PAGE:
71 What gave me chills was more the idea of Trammell. I think he brings the best package of skills to the Dodger job. What he did in taking a horrible, inexperienced Tiger team from 2003 to 2004 is pretty outstanding. He took much the same team and improved it by 29 wins. That can't all be due to the addition of Ivan Rodriguez's bat. So, it would seem his skills are as a teacher of younger players, and keeping a team on track that is just starting to gel. At the same time, he is Alan Trammell, the kind of player a Jeff Kent, Eric Gagne or J.D. Drew is bound to respect based on the entirity of his career. Gibson as part of the Trammell package is just a bonus. Adding Orel into the mix seems less likely--for all we know, he loves Texas. I agree with whoever said Throw Money at Dave Wallace.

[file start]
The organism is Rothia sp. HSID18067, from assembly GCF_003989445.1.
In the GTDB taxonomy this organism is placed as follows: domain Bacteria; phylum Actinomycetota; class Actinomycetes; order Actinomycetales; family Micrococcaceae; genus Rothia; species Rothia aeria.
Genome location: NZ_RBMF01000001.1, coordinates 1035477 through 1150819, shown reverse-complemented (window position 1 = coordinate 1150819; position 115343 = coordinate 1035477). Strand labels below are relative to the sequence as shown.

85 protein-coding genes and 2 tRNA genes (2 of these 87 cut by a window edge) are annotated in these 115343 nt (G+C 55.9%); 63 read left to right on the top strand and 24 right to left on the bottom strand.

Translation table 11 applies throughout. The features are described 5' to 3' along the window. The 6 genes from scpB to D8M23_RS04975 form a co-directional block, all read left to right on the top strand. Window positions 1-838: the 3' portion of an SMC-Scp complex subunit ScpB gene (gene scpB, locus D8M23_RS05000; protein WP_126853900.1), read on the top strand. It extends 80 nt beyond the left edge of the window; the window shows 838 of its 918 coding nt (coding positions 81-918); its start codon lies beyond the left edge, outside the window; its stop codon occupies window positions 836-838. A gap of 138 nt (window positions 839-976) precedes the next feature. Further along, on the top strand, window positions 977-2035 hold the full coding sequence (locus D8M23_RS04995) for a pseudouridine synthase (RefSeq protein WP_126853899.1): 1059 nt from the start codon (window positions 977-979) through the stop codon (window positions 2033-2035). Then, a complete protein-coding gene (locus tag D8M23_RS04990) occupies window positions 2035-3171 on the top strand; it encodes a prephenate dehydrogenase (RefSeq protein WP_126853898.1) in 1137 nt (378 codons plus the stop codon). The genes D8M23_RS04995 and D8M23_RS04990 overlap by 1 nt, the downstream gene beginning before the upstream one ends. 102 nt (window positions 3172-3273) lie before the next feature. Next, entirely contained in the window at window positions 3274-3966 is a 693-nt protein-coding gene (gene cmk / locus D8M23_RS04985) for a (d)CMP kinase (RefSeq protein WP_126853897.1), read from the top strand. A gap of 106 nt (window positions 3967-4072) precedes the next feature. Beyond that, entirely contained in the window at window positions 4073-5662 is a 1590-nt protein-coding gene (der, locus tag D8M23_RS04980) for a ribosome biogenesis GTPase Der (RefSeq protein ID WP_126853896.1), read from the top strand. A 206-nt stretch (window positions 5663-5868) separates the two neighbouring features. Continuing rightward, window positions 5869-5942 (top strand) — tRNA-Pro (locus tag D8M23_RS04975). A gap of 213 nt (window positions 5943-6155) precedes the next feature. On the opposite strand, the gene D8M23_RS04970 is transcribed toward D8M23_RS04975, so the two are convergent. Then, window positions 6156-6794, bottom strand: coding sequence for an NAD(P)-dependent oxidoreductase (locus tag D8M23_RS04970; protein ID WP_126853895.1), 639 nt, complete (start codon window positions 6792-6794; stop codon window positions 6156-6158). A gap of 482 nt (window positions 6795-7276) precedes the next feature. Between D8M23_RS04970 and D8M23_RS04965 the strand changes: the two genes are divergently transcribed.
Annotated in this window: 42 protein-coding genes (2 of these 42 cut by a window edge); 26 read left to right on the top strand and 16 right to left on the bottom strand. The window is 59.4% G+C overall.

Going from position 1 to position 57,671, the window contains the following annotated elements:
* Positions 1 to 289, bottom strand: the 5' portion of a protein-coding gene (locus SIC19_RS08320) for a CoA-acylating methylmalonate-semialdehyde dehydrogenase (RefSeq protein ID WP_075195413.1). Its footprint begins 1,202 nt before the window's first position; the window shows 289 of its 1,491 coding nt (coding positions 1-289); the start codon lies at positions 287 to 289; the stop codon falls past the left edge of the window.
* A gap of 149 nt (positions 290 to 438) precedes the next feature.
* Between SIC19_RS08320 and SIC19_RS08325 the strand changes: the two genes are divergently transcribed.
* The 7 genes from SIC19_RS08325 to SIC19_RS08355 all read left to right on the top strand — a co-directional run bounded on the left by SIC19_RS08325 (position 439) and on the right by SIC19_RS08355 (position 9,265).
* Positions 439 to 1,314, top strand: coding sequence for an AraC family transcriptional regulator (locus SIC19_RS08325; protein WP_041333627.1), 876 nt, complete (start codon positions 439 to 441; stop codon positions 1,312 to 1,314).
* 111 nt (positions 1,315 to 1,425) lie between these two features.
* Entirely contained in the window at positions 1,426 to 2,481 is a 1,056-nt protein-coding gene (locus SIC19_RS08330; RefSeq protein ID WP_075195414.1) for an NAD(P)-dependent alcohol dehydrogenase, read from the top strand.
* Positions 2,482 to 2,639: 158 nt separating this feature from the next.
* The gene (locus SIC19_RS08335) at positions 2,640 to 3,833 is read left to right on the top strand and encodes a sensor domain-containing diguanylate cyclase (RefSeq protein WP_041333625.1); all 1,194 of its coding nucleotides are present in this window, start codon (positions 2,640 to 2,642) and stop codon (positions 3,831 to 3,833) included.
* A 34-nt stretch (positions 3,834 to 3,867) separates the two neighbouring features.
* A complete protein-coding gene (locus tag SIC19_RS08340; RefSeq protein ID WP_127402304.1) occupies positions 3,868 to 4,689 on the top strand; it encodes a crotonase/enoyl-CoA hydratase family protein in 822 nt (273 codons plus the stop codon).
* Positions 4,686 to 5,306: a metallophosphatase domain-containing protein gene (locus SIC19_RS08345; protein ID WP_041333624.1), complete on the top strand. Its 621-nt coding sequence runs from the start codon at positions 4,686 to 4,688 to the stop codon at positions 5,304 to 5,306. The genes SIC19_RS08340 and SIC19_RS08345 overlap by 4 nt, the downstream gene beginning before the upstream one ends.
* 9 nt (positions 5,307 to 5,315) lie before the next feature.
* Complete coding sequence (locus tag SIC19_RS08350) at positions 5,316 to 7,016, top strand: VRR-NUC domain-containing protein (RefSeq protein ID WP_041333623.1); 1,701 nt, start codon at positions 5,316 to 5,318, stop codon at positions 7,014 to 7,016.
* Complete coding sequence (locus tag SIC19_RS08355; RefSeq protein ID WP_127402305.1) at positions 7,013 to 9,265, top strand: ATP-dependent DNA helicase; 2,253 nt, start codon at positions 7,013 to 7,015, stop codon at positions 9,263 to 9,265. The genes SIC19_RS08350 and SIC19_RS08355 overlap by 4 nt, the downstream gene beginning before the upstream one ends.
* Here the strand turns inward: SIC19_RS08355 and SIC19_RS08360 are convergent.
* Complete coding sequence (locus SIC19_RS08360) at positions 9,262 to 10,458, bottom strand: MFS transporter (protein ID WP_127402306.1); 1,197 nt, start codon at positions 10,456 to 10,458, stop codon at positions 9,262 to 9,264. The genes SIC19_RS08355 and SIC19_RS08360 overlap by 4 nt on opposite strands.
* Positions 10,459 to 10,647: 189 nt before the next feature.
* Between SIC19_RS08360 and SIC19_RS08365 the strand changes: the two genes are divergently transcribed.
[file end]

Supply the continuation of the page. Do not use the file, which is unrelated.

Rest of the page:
Collins gives me the willies. Luvollo and Wotus might be fine, but not for this team right now. They come from outside the organization, and will come in having to prove themselves. The players are already feeling mutinous toward DePodesta (again probably thanks to Jim Tracy's mind games); throwing them an inexperienced manager would just reinforce Gagne's nightmare that he's playing in Milwaukee. Royster seems like a good second choice, but Trammell is the guy I'd want.

2005-10-12 10:16:53
83.   Bob Timmermann
Rene Gonzalez was not on the 1988 Dodgers. Jose Gonzalez was.

How about Tim Belcher? He was a "people person".

2005-10-12 10:19:46
84.   SMY
82 -- I can see that, if I remember correctly, when I lived in San Diego, Trammell was very highly thought of as a coach.
2005-10-12 10:22:12
85.   SMY
83 -- Not only that, he didn't even play for the Dodgers at all! I wonder where I got Rene from. Probably had his baseball card in my mind's eye or something.

How about Tracy Woodson?